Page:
Hundreds of people took on Saturday to the streets in Jerusalem and across Israel for the 36th week, protesting Prime Minister Benjamin Netanyahu’s government and their handling of the coronavirus crisis.
In the Tel Aviv suburb of Herzliya, police said they detained an 18-year-old man suspected of pepper-spraying an anti-Netanyahu protester in the city.
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The 50-year-old protester, who was taken to hospital, told Haaretz that pro-Netanyahu activists "were shouting at us, 'traitor leftists' and at some point an argument broke out and it got violent. My wife was beaten and someone sprayed my eye and ran away."
This is the 13th time anti-Netanyahu protesters were pepper-sprayed during demonstrations, since the weekly anti-corruption protests began last year. Charges were filed only in two incidents.
Some protest groups have argued that travel restrictions the cabinet approved for Jerusalem, as part of a series of measures to limit gatherings over the Purim holiday, were meant to limit participation in the main demonstration near the prime minister’s official residence.
According to the cabinet’s decision, all public transportation and organized shuttles to and from Jerusalem weren’t allowed to operate starting Saturday at 6 P.M. Services are allowed to resume on Monday.
Last week, protesters gathered at the Strings Bridge in Jerusalem, and marched to the prime minister's official residence in Balfour Street, the epicenter of the protest.
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Hundreds more walked through Cesaerea, the upscale coastal resort town where Netanyahu's private residence is situated. Like in other weeks, they were joined by many smaller groups at bridges and junctions across the country.
Earlier this month, Netanyahu appeared in court to respond to charges of bribery, fraud and breach of trust in three corruption cases. He pleaded not guilty.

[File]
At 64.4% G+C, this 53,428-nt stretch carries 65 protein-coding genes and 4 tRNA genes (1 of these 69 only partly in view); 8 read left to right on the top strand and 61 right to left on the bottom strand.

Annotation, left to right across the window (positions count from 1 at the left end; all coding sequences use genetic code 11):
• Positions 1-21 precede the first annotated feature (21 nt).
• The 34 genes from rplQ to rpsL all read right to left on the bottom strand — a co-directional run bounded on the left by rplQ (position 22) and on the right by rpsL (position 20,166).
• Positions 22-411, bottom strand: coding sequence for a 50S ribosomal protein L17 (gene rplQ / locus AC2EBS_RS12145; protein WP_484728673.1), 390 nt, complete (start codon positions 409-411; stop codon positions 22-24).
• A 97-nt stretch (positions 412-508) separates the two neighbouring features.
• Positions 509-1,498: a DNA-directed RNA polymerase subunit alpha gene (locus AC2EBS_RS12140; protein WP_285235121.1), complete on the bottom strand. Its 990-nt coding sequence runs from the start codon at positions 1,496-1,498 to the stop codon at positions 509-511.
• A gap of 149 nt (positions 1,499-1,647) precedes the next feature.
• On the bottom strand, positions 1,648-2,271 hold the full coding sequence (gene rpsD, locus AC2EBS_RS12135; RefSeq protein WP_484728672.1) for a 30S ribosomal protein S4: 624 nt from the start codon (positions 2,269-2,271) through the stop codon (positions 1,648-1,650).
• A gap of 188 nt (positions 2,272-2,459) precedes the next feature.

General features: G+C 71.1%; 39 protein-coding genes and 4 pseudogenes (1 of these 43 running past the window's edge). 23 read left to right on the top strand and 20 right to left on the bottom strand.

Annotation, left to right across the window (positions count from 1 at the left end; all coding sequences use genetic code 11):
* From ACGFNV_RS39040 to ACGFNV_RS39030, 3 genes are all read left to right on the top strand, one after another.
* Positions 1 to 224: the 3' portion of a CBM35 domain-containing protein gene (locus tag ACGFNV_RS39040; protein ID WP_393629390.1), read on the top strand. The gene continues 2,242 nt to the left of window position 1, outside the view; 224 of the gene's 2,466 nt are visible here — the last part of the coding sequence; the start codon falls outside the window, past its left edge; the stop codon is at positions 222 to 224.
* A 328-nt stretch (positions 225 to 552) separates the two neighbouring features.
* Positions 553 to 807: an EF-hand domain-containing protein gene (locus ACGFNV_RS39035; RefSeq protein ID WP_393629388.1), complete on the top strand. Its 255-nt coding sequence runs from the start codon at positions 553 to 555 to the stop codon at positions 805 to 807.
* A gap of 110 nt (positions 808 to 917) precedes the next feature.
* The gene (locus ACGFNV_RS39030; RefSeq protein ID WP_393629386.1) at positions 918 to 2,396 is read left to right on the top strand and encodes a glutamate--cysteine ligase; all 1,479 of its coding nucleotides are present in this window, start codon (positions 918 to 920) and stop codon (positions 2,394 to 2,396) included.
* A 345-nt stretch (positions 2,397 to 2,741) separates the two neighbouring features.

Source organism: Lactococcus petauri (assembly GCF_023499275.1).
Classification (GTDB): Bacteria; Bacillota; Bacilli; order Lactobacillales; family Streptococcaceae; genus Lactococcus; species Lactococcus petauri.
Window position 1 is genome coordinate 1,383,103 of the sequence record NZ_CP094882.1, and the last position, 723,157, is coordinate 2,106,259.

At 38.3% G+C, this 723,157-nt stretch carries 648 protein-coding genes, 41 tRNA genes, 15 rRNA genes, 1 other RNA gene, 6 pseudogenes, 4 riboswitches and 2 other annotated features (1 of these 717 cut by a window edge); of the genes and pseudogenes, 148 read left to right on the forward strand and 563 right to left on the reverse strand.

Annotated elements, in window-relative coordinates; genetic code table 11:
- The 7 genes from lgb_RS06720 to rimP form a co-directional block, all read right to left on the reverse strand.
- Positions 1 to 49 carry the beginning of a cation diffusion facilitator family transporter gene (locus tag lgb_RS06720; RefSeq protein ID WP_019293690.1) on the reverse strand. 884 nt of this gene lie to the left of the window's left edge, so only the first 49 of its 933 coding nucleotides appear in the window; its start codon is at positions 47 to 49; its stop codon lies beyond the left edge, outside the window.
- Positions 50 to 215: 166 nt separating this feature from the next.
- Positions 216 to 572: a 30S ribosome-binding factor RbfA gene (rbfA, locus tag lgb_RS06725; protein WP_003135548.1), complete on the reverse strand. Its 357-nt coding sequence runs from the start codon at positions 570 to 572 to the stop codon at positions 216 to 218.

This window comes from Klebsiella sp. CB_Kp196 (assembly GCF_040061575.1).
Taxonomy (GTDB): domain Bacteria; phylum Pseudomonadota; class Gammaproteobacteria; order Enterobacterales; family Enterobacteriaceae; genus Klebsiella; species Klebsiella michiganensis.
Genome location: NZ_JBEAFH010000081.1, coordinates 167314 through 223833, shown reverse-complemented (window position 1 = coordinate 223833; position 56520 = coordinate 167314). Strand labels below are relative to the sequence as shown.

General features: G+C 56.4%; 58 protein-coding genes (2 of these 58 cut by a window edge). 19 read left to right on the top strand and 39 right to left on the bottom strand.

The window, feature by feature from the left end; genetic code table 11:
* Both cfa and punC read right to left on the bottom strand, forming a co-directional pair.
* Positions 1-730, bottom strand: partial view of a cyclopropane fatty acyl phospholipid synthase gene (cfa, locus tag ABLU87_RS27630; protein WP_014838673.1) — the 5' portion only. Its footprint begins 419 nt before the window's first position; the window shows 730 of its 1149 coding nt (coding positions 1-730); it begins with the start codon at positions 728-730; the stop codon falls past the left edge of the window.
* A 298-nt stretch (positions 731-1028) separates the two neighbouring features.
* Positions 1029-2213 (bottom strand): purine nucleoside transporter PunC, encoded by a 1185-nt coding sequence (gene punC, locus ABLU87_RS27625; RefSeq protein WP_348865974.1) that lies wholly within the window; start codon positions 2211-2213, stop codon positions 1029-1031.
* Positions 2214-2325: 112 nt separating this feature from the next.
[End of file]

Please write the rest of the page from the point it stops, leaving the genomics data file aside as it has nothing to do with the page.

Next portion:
The Crime Minister protest group said ahead of Saturday’s protest, “60 percent of Israelis have had enough of your government and your corrupt alliance with the ultra-Orthodox and the Kahanists.”
The group was referring to a surplus vote agreement signed earlier this month between Netanyahu's Likud party and the far-right Religious Zionism party.
Bezalel Smotrich, the chairman of far- right National Union party, and Itamar Ben-Gvir, the head of the Kahanist Otzma Yehudit party, announced they would run on a joint slate in the election at the urging of Prime Minister Benjamin Netanyahu, creating the Religious Zionism party.
Netanyahu seeks to create a big enough right-wing bloc that would recommend President Reuven Rivlin to give him the first chance to form a government after the election.
Otzma Yehudit is made up of former disciples and political descendants of Meir Kahane – the infamous American-rabbi-turned-Knesset-member whose vitriolic racism against Arabs got his Kach party banned from running in the 1988 election.
After Netanyahu convinced Otzma Yehudit to join forces with the Habayit Hayehudi party for the election in April of 2019, AIPAC, the most powerful pro-Israel lobby group in Washington, called it a "racist and reprehensible party."
Meretz MK Tamar Zandberg also slammed Netanyahu for "bring(ing) extremist racists into the Knesset just to escape trial for serious corruption charges."